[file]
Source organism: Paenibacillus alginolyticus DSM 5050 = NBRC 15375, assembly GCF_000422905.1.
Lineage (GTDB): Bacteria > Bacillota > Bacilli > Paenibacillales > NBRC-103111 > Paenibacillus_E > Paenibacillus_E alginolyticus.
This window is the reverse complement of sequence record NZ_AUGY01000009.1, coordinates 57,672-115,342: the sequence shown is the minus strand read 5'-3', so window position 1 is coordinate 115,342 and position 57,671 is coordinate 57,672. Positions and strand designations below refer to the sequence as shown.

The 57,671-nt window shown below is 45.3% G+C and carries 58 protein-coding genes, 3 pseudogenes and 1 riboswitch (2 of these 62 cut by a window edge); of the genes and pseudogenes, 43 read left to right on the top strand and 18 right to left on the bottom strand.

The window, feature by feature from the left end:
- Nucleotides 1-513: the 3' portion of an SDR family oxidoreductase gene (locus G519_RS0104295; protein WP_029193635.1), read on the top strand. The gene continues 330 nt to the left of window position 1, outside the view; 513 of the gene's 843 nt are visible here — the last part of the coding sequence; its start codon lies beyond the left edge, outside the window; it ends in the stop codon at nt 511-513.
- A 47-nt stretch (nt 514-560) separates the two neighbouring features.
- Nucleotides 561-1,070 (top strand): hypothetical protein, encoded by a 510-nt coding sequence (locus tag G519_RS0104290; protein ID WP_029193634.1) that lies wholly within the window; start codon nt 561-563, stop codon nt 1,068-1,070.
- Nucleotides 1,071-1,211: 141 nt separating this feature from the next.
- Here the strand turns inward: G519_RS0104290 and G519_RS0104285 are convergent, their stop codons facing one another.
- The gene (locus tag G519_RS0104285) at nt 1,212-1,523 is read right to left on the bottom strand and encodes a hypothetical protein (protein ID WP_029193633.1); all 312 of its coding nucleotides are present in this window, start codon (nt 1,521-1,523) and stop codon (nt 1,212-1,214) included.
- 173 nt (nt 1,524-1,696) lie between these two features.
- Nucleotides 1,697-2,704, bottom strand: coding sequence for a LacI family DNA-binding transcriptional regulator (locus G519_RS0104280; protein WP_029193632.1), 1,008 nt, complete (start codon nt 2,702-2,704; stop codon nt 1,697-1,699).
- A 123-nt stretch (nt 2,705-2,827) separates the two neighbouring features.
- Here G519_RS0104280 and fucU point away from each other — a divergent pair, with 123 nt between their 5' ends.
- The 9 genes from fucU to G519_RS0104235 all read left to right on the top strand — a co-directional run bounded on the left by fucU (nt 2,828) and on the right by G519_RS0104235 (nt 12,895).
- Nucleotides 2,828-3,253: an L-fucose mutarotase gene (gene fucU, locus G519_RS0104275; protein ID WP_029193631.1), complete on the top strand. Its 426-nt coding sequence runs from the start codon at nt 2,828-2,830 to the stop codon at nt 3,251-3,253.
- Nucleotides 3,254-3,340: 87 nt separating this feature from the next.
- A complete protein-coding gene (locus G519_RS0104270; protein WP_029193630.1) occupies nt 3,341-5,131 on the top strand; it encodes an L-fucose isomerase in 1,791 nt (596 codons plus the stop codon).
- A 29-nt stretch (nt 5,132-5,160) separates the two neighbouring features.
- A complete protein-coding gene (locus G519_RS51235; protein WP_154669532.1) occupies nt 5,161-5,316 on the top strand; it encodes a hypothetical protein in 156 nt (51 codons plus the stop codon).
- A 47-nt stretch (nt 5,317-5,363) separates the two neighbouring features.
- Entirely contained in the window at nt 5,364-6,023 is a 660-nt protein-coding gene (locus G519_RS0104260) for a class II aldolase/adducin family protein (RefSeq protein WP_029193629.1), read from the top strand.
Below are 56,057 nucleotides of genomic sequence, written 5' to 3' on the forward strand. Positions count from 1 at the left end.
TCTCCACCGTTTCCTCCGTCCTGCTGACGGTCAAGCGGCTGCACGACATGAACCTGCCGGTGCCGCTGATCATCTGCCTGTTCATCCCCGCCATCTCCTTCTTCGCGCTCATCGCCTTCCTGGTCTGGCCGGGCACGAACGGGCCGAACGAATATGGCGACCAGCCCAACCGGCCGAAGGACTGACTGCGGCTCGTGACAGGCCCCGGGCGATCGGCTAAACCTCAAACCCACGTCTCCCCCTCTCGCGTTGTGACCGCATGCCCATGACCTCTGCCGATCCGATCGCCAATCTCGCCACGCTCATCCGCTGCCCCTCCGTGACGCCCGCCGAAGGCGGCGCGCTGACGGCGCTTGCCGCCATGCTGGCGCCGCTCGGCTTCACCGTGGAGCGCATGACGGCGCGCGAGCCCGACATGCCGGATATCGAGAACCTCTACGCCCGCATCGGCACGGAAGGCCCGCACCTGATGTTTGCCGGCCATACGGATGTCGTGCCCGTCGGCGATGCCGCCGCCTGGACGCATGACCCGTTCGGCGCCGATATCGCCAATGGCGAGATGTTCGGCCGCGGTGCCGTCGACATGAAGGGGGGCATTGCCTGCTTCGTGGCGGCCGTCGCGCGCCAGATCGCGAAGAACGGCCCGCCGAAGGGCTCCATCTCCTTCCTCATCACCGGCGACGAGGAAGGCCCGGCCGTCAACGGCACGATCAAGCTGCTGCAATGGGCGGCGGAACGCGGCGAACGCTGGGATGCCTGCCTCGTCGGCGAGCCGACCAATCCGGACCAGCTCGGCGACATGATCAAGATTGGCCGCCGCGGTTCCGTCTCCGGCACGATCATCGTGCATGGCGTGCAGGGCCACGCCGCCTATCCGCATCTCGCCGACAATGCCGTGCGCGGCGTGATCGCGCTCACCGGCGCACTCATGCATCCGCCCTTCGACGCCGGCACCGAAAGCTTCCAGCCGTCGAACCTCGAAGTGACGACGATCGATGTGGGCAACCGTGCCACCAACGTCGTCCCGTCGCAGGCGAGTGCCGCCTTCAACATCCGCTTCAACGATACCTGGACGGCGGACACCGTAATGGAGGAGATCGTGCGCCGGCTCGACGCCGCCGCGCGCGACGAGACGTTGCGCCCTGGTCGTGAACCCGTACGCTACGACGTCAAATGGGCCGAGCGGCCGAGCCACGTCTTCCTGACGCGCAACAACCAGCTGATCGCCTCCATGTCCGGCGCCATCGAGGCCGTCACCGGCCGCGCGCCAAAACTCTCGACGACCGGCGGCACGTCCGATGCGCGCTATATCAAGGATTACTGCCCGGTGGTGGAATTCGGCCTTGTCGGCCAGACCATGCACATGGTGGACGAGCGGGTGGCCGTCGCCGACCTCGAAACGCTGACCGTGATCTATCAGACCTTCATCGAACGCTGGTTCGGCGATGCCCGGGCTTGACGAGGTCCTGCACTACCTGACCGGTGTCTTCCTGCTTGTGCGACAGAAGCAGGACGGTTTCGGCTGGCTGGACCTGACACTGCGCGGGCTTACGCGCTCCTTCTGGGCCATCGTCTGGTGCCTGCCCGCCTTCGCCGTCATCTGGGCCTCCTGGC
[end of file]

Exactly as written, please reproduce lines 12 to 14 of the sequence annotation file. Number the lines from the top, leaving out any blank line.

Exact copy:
- 173 nt (nt 1,524-1,696) lie between these two features.
- Nucleotides 1,697-2,704, bottom strand: coding sequence for a LacI family DNA-binding transcriptional regulator (locus G519_RS0104280; protein WP_029193632.1), 1,008 nt, complete (start codon nt 2,702-2,704; stop codon nt 1,697-1,699).
- A 123-nt stretch (nt 2,705-2,827) separates the two neighbouring features.